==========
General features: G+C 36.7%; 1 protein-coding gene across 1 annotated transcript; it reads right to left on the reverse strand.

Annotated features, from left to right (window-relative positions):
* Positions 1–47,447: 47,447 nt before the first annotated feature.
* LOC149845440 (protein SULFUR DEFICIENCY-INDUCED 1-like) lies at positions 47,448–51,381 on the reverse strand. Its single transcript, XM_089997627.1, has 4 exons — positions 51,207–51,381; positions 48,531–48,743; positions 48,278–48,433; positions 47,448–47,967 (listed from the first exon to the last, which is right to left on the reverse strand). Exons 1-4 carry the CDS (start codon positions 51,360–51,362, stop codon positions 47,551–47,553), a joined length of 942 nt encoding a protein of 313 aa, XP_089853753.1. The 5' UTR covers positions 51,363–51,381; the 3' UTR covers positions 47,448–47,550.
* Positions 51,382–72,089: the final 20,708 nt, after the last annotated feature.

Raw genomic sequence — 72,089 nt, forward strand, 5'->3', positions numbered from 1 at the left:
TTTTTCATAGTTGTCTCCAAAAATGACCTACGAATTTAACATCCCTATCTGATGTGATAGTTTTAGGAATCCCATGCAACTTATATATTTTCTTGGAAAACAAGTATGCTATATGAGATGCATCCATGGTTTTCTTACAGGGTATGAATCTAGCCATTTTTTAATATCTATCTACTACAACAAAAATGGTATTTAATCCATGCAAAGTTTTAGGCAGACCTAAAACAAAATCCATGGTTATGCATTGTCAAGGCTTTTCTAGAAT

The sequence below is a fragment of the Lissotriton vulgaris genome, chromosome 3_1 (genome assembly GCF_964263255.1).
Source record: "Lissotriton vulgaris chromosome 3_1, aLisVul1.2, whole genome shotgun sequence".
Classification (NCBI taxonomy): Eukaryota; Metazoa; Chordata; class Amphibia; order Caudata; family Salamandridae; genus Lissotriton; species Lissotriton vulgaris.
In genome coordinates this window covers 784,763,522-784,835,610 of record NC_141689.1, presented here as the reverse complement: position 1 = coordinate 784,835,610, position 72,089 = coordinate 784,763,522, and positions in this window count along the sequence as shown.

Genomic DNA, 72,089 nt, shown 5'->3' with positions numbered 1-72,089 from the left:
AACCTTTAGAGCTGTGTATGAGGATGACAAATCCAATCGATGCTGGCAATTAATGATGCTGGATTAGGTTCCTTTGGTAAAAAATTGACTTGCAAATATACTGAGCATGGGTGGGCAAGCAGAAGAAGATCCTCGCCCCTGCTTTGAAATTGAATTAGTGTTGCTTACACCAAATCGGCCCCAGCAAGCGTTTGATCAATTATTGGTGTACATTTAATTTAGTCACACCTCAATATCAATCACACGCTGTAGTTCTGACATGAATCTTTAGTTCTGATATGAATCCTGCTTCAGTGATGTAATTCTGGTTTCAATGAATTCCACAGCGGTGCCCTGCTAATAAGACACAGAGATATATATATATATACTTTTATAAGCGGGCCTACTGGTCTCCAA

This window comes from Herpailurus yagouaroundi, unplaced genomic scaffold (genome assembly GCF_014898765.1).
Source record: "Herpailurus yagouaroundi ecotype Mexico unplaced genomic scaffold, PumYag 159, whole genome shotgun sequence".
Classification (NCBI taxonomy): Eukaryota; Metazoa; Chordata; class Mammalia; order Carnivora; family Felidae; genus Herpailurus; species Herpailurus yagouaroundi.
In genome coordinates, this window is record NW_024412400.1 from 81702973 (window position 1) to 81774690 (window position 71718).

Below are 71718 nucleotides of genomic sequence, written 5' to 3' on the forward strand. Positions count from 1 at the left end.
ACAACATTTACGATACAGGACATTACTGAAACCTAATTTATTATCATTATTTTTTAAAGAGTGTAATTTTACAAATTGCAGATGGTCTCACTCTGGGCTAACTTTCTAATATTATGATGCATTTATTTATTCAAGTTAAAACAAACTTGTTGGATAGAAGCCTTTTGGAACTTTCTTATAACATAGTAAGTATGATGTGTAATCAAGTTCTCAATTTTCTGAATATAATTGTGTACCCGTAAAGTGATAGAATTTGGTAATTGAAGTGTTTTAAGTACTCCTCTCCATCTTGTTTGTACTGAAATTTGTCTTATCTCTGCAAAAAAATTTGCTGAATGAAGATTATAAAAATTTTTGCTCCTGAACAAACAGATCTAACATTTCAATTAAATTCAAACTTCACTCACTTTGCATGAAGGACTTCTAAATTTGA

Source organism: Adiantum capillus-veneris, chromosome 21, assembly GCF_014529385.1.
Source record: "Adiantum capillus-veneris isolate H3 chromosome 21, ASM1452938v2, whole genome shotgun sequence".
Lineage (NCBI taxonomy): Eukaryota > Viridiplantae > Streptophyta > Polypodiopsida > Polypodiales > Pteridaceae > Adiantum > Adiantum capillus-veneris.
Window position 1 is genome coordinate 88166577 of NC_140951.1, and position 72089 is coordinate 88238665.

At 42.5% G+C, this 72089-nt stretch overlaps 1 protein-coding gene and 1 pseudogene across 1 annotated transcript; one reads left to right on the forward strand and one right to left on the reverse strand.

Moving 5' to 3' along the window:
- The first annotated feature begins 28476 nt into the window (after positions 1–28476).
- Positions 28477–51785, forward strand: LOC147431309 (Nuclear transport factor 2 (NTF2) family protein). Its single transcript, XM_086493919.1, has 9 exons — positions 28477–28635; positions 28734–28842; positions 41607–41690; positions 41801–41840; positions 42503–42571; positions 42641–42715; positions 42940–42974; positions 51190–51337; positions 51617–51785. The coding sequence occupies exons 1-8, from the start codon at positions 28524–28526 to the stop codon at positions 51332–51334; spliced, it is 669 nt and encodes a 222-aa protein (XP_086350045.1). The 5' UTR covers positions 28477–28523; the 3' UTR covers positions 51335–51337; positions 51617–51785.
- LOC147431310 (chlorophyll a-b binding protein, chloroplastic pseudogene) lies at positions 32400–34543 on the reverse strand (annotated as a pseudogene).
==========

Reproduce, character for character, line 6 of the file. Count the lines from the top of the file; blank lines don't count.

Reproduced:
Raw genomic sequence — 72,089 nt, forward strand, 5'->3', positions numbered from 1 at the left: